Wednesday, September 19, 2007

The Chimeras

A few weeks ago it was announced that England would allow medical research efforts to create chimeras—creatures that are part human and part animal. This was going to be accomplished by attempting to clone human DNA placed in an animal egg. The animal egg would be taken from the animal and its DNA removed, the human DNA inserted, and an electrical stimulation applied in an attempt to create a clone. The clones would then be used for research purposes.

As I have indicated here already, cloning of human beings in and of itself is morally objectionable. First, it creates an unconscionable risk to the human subject created for the research, and second, the current plan is to destroy all of these embryos in research. In other words, we are creating human beings for their destruction in scientific research—a most heinous thing to do. While it is perfectly reasonable to use money and things to try to help the human medical condition, it is not proper to use the lives of other human beings in order to further our medical knowledge or well being. As Leon Kass has pointed out, it says something about a society that is willing to destroy a future generation in order to prolong the lives of the present generation. Then on top of this whole problem of cloning, you have the problem of creating a being that is part human and part animal. This creates another level of moral complication.

In the first chapters of Genesis, God makes it abundantly clear in the narrative about creation that human beings and animals are not the same kind of thing. Human beings are created in the image of God. They had a special, unique creation event in which God breathed the spirit of life into the human being. All human beings are in the continuity of that original breath of life. To intermingle an animal with a human is to denigrate the image of God, to cheapen it, to lessen it, to disregard it. Throughout the Mosaic Law, God has many somewhat inexplicable passages in which He seeks to have the Israelite people maintain certain kinds of organizational purity. He does not allow them to mix various kinds of threads like cotton and wool in order to make hybrid clothing fabrics. He does not allow them to eat a calf that has been cooked in the milk that God gave to the calf’s mother to provide nourishment to the calf. Surely these rules were not given for the sake of fabrics or foods, but rather they are deeply symbolic of something else—of God’s desire to create in the Jewish people a respect for God’s design and the purposes for which things were created within that design. Mixing human and animal in the way that scientists do when they create chimeras is disregarding God’s created order. It is combining two things that are different for principled and significant reasons. I don’t think God would take any great offense, for example, at the creation of pluots which combine apricots and plums. But I do think that combining human beings and cows is definitely more morally problematic. In addition, as the Evangelical Outpost has pointed out in a recent post, what is going to be the future attitude toward these creatures if they are raised to survive? Will we create a new race of slaves—creatures who exist to be used by us rather than for their own sake or for God’s glory?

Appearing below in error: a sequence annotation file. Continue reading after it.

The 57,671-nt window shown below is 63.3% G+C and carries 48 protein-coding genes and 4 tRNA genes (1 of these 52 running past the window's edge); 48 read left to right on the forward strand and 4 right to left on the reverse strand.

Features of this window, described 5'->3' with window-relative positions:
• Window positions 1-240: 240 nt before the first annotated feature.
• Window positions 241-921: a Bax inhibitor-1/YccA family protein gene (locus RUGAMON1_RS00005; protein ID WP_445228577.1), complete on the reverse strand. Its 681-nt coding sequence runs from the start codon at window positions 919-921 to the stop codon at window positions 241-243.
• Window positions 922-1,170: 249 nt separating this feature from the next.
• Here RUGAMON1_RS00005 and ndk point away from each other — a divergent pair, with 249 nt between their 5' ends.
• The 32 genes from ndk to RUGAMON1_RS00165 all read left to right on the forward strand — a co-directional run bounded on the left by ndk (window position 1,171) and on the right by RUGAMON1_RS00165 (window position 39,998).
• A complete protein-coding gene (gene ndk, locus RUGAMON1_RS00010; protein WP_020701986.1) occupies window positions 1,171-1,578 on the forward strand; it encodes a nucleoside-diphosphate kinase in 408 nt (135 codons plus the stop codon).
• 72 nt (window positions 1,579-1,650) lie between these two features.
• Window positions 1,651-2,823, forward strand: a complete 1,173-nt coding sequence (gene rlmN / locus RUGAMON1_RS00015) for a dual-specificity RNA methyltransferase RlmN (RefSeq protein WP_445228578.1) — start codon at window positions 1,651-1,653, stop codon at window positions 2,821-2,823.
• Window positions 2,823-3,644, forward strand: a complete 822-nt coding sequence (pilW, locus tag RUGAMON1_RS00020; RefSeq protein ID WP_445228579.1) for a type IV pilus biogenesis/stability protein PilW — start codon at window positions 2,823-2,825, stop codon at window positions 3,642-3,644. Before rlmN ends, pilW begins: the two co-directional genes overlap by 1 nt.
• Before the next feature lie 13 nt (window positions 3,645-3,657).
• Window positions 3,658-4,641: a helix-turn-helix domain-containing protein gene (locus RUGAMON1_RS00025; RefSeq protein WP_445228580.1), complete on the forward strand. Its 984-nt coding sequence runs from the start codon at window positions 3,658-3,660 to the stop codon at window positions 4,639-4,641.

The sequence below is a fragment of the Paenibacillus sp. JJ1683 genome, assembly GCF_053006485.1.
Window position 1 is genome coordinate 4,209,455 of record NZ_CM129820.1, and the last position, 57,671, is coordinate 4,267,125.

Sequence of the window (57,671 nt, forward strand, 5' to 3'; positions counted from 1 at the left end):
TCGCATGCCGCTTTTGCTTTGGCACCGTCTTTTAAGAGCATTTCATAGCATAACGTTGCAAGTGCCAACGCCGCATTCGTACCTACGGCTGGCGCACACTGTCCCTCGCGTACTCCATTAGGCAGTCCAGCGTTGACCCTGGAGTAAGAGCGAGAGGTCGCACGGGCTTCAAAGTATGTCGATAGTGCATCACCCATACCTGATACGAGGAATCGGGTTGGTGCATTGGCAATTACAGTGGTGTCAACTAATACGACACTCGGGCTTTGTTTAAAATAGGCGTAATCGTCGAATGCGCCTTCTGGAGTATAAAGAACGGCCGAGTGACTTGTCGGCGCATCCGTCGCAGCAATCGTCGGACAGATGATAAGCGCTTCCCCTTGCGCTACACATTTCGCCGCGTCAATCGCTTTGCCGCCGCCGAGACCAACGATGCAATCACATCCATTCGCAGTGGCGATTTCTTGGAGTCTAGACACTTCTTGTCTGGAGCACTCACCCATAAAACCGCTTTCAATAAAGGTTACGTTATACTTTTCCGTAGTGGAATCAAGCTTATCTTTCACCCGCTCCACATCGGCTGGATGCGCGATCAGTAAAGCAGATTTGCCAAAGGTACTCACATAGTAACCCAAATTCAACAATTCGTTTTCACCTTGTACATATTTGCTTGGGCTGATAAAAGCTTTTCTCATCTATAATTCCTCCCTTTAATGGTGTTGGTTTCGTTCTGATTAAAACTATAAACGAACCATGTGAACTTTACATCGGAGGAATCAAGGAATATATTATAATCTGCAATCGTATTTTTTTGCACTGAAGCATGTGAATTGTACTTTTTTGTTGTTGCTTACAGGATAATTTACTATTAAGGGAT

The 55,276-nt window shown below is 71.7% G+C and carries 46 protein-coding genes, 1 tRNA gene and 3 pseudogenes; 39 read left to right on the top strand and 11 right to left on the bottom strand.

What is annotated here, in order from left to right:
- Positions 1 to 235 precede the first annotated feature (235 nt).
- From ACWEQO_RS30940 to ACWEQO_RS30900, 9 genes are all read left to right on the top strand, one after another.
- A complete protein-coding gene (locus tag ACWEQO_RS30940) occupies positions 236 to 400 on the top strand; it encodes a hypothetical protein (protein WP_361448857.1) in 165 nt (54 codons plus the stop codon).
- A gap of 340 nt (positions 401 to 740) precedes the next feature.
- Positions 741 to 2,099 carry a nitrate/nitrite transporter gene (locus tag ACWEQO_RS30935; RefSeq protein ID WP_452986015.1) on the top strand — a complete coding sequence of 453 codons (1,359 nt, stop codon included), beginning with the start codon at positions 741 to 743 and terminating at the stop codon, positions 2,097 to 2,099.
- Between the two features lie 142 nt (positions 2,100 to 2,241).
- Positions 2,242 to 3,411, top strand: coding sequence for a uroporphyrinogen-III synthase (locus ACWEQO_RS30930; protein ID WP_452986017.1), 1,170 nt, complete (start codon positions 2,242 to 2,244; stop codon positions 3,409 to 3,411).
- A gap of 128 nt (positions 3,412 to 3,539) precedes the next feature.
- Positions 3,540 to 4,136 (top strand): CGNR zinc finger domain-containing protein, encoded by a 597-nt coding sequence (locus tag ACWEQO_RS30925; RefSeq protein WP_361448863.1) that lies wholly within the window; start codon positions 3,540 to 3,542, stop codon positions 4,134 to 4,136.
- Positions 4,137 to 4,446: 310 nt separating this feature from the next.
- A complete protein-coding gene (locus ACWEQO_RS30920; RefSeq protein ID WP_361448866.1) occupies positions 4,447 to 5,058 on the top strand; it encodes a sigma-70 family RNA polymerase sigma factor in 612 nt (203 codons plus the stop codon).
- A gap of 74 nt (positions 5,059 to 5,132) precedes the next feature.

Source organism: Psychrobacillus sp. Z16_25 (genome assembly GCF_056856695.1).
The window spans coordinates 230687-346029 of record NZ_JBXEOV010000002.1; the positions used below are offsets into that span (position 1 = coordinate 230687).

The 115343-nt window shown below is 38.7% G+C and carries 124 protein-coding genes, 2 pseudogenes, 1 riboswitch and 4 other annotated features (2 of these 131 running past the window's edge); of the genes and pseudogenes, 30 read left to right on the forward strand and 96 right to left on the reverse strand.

It is amazing the degree to which the kinds of experiments that were the subject of horror films and shocking science fiction fantasies of the past are now regarded as mundane academic pursuits. Stories about scientists creating beings that were part human and part animal a mere 20 years ago would have been regarded as sensational science fiction about “mad” scientists. Yet a mere generation later, we do not even raise an eyebrow about this sort of thing provided that we have the ideological bribe of a possible medical breakthrough to heal some disease or lengthen our lives—even if the breakthrough is never really delivered. Have we no shame? Do we see no limits? Does the hubris of scientism know no bounds?


FreeIndeed said...

What kind of medical research could this possibly be for?!

When you first mentioned Chimeras, I thought you were writing about something different. I was fascinated by a documentary I saw a couple of years ago on people who are born Chimeras of a different sort. Basically, an individual is called a Chimera when they have 2 or more sets of DNA and, since it's a relatively new discovery, the medical community has no idea how many Chimeras actually exist. That they are proven to exist, however, raises a lot of questions about using DNA in establishing paternity, crime data, etc. It even raises an issue in establishing maternity as several women have found out the hard way.

This kind of half human/half animal Chimera, however, is disgusting and nothing short of diabolical!

Sacchiel said...

This leads to further bizarre implications as evidenced by newstories such as this one.

A Professor is quoted as saying, "It is beyond our judgment".